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Nd-doped Upconverting Nanoparticles for Deep Tissue Imaging

Söderlund, Hugo LU (2014) PHYM01 20132
Department of Physics
Atomic Physics
Abstract
During the last decade, upconverting nanoparticles (UCNPs)
doped with rare-earth (RE) ions have been extensively studied in
the field of biophotonics. Due to their unique properties of anti-
Stokes shifted luminescence and with excitation and emission wavelengths
optimal for biomedical imaging, they have become an interesting
class of fluorescent contrast agents. An issue with downconverting
fluorescent contrast agents for imaging in tissue is the
inevitable autofluorescence that overlaps the signal from the added
fluorophore, limiting the signal-to-background ratio. With UCNPs
it is possible to achieve a near autofluorescence free signal due to
their upconverting nature.
Up to date, one of the most efficient UCNPs is the Yb/Tm
... (More)
During the last decade, upconverting nanoparticles (UCNPs)
doped with rare-earth (RE) ions have been extensively studied in
the field of biophotonics. Due to their unique properties of anti-
Stokes shifted luminescence and with excitation and emission wavelengths
optimal for biomedical imaging, they have become an interesting
class of fluorescent contrast agents. An issue with downconverting
fluorescent contrast agents for imaging in tissue is the
inevitable autofluorescence that overlaps the signal from the added
fluorophore, limiting the signal-to-background ratio. With UCNPs
it is possible to achieve a near autofluorescence free signal due to
their upconverting nature.
Up to date, one of the most efficient UCNPs is the Yb/Tm
NaYF4 UCNPs. With an excitation wavelength of 975 nm and
emission at 800 nm they operate in the diagnostics window (600
- 1200 nm), allowing for substantial tissue penetration. Unfortunately,
water has an absorption peak at 975 nm, leading to a loss
in penetration depth as well as heat produced in the tissue. Very
recently, Nd/Yb co-sensitized UCNPs have been synthesized,
tuning the excitation wavelength to 808 nm. With a lower water
absorption at 808 nm the new co-sensitized UCNPs are proposed
to gain in penetration depth as well as reduce heat production in
tissue. This thesis explores the advantages of using the newly proposed
UCNPs as compared to Yb/Tm UCNPs. By using tissue
phantoms with realistic optical properties, the penetration depth as
well as the signal loss was evaluated experimentally. Additionally,
simulations were performed in order to further explore the benefits
of the new particles. Based on the results presented in this work,
the new UCNPs may very well replace the traditional particles for
certain applications, and may lead us one step closer to finding the
optimal tools for biomedical applications. (Less)
Please use this url to cite or link to this publication:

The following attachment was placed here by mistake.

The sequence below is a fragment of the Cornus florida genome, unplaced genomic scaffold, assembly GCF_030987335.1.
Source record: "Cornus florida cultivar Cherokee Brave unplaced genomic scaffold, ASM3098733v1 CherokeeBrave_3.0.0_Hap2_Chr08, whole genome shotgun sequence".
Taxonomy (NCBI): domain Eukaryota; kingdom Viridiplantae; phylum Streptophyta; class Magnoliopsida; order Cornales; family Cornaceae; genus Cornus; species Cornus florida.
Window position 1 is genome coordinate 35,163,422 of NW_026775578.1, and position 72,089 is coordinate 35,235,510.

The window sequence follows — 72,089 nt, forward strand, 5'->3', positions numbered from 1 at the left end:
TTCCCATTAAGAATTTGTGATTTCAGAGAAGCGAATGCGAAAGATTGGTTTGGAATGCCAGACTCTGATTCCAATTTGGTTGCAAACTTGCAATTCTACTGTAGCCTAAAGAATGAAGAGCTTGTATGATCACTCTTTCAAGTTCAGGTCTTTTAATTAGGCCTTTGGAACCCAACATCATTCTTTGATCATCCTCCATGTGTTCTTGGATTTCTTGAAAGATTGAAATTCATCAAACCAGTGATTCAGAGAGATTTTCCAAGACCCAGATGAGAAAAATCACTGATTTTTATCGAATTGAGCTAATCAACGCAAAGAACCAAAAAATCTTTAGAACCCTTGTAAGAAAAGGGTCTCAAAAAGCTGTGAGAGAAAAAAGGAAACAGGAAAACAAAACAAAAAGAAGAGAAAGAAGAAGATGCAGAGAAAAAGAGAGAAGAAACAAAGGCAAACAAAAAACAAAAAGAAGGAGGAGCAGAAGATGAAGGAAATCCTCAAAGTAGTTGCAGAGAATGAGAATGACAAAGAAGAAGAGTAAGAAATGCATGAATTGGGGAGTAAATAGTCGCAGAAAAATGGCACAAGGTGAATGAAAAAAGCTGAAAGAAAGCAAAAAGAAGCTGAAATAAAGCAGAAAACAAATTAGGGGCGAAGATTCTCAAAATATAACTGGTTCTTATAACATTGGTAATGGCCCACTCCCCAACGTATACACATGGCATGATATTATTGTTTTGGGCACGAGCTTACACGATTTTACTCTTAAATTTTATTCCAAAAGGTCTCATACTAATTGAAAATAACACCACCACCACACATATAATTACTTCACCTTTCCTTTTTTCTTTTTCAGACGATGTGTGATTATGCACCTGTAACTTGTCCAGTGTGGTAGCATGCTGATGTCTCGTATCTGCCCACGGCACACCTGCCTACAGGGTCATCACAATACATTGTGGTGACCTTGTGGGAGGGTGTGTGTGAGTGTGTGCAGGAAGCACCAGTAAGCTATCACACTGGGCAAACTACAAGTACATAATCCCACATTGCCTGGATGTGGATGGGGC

author
Söderlund, Hugo LU
supervisor
organization
course
PHYM01 20132
year
type
H2 - Master's Degree (Two Years)
subject
keywords
fluorescence imaging, Upconverting nanoparticles, biophotonics, Nd-doped comparison
report number
LRAP-490
language
English
id
4497295
date added to LUP
2014-10-20 14:12:07
date last changed
2015-06-02 09:57:13
@misc{4497295,
  abstract     = {During the last decade, upconverting nanoparticles (UCNPs)
doped with rare-earth (RE) ions have been extensively studied in
the field of biophotonics. Due to their unique properties of anti-
Stokes shifted luminescence and with excitation and emission wavelengths
optimal for biomedical imaging, they have become an interesting
class of fluorescent contrast agents. An issue with downconverting
fluorescent contrast agents for imaging in tissue is the
inevitable autofluorescence that overlaps the signal from the added
fluorophore, limiting the signal-to-background ratio. With UCNPs
it is possible to achieve a near autofluorescence free signal due to
their upconverting nature.
Up to date, one of the most efficient UCNPs is the Yb/Tm
NaYF4 UCNPs. With an excitation wavelength of 975 nm and
emission at 800 nm they operate in the diagnostics window (600
- 1200 nm), allowing for substantial tissue penetration. Unfortunately,
water has an absorption peak at 975 nm, leading to a loss
in penetration depth as well as heat produced in the tissue. Very
recently, Nd/Yb co-sensitized UCNPs have been synthesized,
tuning the excitation wavelength to 808 nm. With a lower water
absorption at 808 nm the new co-sensitized UCNPs are proposed
to gain in penetration depth as well as reduce heat production in
tissue. This thesis explores the advantages of using the newly proposed
UCNPs as compared to Yb/Tm UCNPs. By using tissue
phantoms with realistic optical properties, the penetration depth as
well as the signal loss was evaluated experimentally. Additionally,
simulations were performed in order to further explore the benefits
of the new particles. Based on the results presented in this work,
the new UCNPs may very well replace the traditional particles for
certain applications, and may lead us one step closer to finding the
optimal tools for biomedical applications.},
  author       = {Söderlund, Hugo},
  keyword      = {fluorescence imaging,Upconverting nanoparticles,biophotonics,Nd-doped comparison},
  language     = {eng},
  note         = {Student Paper},
  title        = {Nd-doped Upconverting Nanoparticles for Deep Tissue Imaging},
  year         = {2014},
}